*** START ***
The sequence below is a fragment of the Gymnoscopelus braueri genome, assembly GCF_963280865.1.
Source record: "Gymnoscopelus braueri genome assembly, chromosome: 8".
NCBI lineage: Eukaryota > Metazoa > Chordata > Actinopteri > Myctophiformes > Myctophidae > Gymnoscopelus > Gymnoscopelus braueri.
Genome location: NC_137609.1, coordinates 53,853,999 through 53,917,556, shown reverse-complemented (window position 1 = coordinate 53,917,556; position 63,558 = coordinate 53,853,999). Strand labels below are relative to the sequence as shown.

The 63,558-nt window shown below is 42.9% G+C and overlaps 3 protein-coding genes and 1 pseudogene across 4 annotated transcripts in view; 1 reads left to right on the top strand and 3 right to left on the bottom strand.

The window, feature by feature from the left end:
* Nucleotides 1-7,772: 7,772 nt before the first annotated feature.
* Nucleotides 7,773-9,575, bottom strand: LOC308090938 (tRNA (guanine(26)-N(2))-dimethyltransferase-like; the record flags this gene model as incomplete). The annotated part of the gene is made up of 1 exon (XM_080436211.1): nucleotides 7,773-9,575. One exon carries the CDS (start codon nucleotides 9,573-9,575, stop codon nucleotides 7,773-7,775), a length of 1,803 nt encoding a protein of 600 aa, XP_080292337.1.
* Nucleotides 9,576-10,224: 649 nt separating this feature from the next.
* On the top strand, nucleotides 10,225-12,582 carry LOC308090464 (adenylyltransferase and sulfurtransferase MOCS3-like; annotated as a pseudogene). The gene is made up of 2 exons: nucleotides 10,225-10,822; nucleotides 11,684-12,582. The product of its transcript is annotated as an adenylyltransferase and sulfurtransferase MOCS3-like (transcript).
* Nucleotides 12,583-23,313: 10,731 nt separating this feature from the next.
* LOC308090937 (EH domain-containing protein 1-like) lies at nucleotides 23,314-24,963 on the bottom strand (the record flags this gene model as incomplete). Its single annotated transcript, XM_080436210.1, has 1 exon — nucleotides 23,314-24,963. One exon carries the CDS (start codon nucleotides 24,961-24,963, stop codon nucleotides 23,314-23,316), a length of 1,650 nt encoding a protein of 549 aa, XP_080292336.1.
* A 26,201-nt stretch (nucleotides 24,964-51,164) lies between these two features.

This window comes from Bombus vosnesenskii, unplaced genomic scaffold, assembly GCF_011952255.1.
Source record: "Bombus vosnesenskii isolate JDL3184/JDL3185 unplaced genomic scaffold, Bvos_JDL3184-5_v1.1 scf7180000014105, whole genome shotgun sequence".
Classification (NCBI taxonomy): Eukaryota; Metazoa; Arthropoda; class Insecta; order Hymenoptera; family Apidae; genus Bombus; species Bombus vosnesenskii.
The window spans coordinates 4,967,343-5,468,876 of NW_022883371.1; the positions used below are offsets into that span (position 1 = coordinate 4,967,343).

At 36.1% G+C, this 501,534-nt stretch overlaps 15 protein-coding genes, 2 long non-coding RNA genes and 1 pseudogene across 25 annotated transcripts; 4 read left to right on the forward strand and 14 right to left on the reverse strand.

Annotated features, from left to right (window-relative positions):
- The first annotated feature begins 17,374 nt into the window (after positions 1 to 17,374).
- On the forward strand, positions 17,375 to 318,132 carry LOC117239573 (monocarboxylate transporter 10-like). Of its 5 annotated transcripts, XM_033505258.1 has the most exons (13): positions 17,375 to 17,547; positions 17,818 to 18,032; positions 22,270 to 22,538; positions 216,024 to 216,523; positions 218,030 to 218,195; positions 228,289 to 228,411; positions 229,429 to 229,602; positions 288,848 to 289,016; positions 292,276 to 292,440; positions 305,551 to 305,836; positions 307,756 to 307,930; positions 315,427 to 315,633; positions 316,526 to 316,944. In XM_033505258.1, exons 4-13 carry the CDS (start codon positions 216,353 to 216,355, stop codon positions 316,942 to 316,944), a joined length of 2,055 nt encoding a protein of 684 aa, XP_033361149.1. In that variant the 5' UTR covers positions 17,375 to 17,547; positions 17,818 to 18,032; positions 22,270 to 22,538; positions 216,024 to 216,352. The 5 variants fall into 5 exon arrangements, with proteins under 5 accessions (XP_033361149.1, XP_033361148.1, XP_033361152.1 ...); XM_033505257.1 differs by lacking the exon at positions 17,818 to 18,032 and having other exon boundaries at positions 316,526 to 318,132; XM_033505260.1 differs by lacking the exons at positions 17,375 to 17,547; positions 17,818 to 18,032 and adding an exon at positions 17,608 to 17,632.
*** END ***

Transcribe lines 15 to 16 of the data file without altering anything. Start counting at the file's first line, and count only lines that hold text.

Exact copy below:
Source record: "Bombus vosnesenskii isolate JDL3184/JDL3185 unplaced genomic scaffold, Bvos_JDL3184-5_v1.1 scf7180000014105, whole genome shotgun sequence".
Classification (NCBI taxonomy): Eukaryota; Metazoa; Arthropoda; class Insecta; order Hymenoptera; family Apidae; genus Bombus; species Bombus vosnesenskii.